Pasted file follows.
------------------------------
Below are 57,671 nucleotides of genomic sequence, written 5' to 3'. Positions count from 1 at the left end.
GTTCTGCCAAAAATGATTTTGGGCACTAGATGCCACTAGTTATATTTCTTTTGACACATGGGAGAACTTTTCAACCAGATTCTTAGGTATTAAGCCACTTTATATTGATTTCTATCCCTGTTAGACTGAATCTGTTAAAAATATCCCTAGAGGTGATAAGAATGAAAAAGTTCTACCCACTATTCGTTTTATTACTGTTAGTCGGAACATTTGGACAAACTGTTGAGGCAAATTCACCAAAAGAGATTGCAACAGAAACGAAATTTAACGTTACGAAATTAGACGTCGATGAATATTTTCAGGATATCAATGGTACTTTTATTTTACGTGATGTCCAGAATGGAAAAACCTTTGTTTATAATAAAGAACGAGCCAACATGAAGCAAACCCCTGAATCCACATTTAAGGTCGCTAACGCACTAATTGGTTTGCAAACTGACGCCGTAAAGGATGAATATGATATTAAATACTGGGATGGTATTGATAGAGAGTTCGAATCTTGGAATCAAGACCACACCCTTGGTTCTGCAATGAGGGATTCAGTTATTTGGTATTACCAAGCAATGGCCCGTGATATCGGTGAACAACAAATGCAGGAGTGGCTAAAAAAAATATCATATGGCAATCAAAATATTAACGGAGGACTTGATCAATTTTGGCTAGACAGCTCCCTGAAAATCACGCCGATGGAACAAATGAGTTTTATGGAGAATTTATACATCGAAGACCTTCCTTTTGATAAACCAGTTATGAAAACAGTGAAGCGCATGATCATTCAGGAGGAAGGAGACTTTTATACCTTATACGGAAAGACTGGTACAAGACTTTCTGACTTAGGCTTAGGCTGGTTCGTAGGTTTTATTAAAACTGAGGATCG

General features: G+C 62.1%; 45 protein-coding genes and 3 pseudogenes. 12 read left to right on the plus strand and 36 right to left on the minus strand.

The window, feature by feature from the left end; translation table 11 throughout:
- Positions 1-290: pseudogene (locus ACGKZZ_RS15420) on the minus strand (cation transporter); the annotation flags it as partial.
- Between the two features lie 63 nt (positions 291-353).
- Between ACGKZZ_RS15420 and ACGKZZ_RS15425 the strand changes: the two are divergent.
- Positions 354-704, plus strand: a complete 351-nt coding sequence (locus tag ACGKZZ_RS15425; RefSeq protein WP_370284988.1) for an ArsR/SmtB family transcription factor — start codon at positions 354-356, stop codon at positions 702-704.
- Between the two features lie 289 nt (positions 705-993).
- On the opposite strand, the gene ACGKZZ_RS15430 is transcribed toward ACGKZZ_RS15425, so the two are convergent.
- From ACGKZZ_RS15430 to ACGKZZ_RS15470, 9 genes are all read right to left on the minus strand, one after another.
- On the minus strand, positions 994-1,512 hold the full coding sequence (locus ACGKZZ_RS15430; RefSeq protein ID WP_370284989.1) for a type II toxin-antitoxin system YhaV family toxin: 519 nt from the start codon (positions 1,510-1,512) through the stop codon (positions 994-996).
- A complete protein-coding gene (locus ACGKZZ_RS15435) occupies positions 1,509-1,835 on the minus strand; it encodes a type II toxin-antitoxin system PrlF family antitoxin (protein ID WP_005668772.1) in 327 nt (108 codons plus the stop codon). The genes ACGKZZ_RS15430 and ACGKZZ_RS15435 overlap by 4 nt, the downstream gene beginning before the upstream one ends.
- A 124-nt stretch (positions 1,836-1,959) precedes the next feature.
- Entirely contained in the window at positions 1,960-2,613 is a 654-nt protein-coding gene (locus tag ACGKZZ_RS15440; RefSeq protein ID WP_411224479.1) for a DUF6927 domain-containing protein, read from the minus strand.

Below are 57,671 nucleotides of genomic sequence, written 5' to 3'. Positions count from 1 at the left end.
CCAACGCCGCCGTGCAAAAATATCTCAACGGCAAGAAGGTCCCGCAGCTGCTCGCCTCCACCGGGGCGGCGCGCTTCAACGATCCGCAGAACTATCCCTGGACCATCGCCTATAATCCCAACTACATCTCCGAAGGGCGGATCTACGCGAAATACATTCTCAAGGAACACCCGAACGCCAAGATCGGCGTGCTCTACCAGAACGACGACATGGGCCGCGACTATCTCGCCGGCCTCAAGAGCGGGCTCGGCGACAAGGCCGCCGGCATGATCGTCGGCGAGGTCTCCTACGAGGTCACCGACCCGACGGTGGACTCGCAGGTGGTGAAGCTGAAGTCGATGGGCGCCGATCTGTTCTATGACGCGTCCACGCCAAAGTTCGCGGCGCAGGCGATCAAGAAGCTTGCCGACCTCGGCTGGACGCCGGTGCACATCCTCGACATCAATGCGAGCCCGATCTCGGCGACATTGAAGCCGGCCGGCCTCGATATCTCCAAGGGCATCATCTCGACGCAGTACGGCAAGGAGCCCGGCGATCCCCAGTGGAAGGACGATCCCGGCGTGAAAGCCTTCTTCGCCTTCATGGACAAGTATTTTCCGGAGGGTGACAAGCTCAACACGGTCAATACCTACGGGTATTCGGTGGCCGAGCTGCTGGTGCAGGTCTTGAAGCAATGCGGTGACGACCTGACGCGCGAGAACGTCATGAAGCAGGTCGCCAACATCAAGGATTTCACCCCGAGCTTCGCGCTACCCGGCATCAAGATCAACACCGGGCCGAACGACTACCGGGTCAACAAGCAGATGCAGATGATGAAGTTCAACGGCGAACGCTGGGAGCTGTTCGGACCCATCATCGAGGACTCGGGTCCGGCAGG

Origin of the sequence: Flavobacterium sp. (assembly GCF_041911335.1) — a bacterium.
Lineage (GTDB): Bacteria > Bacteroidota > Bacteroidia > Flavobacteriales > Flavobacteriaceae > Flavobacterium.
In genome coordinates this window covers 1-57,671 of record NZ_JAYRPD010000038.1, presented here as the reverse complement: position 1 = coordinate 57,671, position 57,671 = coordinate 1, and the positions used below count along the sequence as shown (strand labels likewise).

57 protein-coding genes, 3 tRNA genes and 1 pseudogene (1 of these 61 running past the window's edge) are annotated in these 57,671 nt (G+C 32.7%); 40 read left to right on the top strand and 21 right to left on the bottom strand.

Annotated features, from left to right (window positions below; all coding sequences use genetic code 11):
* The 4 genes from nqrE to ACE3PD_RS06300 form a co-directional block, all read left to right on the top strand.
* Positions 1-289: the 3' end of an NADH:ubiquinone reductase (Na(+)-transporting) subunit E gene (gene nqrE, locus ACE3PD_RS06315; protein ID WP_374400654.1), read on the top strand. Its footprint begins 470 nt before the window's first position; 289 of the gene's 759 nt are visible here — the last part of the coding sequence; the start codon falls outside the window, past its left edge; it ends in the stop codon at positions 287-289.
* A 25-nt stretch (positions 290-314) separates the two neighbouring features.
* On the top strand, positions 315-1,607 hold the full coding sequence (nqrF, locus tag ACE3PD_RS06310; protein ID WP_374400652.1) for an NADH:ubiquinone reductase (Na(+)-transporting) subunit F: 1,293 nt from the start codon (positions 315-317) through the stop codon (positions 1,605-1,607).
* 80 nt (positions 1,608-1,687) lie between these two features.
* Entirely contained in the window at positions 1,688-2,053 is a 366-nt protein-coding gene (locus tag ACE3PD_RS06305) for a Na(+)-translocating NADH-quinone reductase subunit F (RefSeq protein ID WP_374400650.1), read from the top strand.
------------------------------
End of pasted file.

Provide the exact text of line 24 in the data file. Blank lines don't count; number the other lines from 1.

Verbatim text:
* Positions 1-289: the 3' end of an NADH:ubiquinone reductase (Na(+)-transporting) subunit E gene (gene nqrE, locus ACE3PD_RS06315; protein ID WP_374400654.1), read on the top strand. Its footprint begins 470 nt before the window's first position; 289 of the gene's 759 nt are visible here — the last part of the coding sequence; the start codon falls outside the window, past its left edge; it ends in the stop codon at positions 287-289.